In his latest article, Bill Wilkins talks about the option of moving away with your children when you are separated from your partner.
With a more mobile population it is well known that increasing numbers of separated parents are wanting to move away with their child from the area that they previously lived in with the other parent. There are of course many reasons for doing this – a new partner a new job or simply a wish to return to an area where family and/or friends are.
There has been considerable focus by the courts on applications by a parent when they want to move abroad with their child – but what about a situation where a parent wants to move to another part of this country with their child.
The considerations for deciding an internal relocation application are not the same as those for moving abroad, although the court’s decision must be based on the test of assessing that the child’s welfare is paramount.
Often it is suggested that restricting the ability of a parent to be able to move to another part of the country would be an unreasonable restriction on freedom. If the child lives with the parent who seeks to move then it has been argued that the move should be allowed unless it can be shown that the move would be harmful to the welfare of the child.
An important factor the court would want to take account of is the parent’s motivation for moving. If the court felt that the motivation for moving was to undermine the other parent’s relationship with their child and (if there was one) to undermine a shared living arrangement then the court may be more likely to refuse the application. However in cases where there are shared living arrangements if the reasons for one parent’s relocation to another part of the country are accepted by the court then the fact that there had been arrangements amounting to a shared care arrangement may not necessarily prevent the move.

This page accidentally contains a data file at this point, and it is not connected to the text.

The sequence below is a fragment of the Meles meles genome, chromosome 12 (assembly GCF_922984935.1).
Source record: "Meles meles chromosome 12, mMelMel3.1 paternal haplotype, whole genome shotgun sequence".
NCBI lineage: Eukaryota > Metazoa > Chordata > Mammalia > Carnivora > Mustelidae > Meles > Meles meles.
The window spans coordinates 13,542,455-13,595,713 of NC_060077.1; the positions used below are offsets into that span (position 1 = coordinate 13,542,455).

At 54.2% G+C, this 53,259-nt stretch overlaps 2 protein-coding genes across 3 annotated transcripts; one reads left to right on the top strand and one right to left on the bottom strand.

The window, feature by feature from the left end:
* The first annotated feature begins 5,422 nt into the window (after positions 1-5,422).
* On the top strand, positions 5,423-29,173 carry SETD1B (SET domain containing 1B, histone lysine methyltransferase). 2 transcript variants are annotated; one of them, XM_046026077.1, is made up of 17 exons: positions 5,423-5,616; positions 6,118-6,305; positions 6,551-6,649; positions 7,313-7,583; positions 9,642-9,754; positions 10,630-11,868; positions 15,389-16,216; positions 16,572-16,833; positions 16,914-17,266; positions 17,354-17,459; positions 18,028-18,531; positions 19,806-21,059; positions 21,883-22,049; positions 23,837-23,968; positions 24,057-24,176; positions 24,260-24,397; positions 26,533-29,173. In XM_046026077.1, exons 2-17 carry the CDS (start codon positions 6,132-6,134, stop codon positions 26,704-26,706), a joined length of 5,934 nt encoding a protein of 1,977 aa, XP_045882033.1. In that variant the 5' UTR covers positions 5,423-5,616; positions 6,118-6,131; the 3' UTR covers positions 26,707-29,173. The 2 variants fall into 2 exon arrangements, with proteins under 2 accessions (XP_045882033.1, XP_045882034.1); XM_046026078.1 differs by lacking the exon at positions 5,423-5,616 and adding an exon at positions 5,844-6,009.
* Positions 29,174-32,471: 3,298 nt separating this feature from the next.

The reality of the court’s approach is that it is not possible to apply the same principles that would be applied to a proposed move abroad and that each application for an internal relocation is considered by the court on the basis of its own individual merits when the court assesses the welfare of the child.
The approach of the court therefore to each case means that it is essential that any application is properly and thoroughly thought out and presented. I would always advise that as much information as possible is included in the application so as to demonstrate that plans have been fully thought out. Those plans should include obviously the reasons and rationale for any move but also go on to address the practicalities of any move including proposals for how the child’s relationship with the parent left behind would be maintained. Ideally this information should be collated and shared with the other parent before any application is started (if it was not possible to avoid there being proceedings) so as to be able to demonstrate to the court the attempts that have been made to both avoid the necessity for court proceedings and to supply as much information to the other parent as possible.
From my experience the court will want to examine very carefully the nature of any plans put forward to move away and very often will look to balance the competing arguments for and against a move before concluding which way forward is in the best interests of the child concerned. Whilst the basic principle is that a parent can live where they like in this country with the children that live with them, it is very important that any plans to move are presented properly to the court.
Bill Wilkins is a partner in the Stephens Scown family team. He specialises in all aspects of family and child care law and is a member of the Law Society’s Child Care Panel. Bill can be contacted on 01932 210700 or email firstname.lastname@example.org.